There are a variety of benefits that buses can afford to their passengers. From frequent pick up points, to numerous stops – buses could be considered the ultimate mode of transport for inner-city travel. They are also very environmentally friendly, and not just due to their fewer number when compared to cars either. All modern buses must be checked for emissions at least three times a year, and if an increase is detected – the transport company will fund the repairs or costs associated with lowering the emissions.
They are also very well suited for longer range journeys, and due to their large size, they are often capable of transporting small to medium volumes of people to their destination.
Trains go even further when it comes to their usage potential, in that they run on electricity, so there are no harmful emissions associated with their use. They also run as frequently as most bus systems (in many cases more frequently with a train arriving every few minutes in particularly busy areas). Finally, they are incredible versatile when it comes to the amount of people that can be transported from one location to the next.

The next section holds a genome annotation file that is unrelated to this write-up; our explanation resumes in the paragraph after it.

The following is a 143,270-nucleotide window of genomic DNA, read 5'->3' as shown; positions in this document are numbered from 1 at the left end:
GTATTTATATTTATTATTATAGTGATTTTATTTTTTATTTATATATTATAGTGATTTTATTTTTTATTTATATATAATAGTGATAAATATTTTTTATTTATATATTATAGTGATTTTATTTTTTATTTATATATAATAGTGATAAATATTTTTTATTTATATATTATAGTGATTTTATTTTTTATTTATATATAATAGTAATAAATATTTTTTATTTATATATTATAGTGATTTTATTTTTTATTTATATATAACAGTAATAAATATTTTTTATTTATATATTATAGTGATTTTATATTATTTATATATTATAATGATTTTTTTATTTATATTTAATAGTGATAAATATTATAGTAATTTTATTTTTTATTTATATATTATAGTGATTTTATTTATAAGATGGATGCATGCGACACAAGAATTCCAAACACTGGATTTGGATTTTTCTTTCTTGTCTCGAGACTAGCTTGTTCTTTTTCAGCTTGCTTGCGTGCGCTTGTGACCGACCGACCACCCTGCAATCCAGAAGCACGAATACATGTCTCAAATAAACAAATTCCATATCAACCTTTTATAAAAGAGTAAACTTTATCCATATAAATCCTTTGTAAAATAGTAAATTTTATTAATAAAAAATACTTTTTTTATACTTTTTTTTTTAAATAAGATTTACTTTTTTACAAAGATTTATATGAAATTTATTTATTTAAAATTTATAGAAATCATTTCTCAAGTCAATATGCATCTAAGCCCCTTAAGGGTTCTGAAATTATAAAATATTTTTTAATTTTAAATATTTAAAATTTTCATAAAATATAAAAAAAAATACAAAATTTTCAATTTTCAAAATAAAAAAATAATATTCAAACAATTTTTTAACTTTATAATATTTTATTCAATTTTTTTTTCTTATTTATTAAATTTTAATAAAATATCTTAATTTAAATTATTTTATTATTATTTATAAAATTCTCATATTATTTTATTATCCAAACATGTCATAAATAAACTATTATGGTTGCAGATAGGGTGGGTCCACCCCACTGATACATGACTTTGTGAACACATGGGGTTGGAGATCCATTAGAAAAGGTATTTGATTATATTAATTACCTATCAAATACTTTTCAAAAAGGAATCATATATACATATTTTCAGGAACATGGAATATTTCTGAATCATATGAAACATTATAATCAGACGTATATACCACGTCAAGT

Trains often comprise individual carriages, and these carriages can be added and removed as required. Although there is a limitation on the number of carriages that can be applied to one central cart – the sheer volume of transportation potential is often more than enough to transport even the largest amount of people.
Considered the ultimate mode of transport where time is a priority; planes far surpass buses when it comes to speed, although they do lose out to trains when considering the amount of passengers that can be transported. As planes still rely on traditional fuelling methods, they do emit high volumes of toxic fumes in to the atmosphere.
Planes are much fewer than buses, and even fewer still than trains. Statistically speaking, they are the safest method transport, when compared to trains, buses, cars and bicycles. This safety rating isn’t down to the lower number of planes either – it’s actually has more to do with their construction, their potential to repel damage from a range of sources, and their ability to avoid the most common cause of injury and death; collision.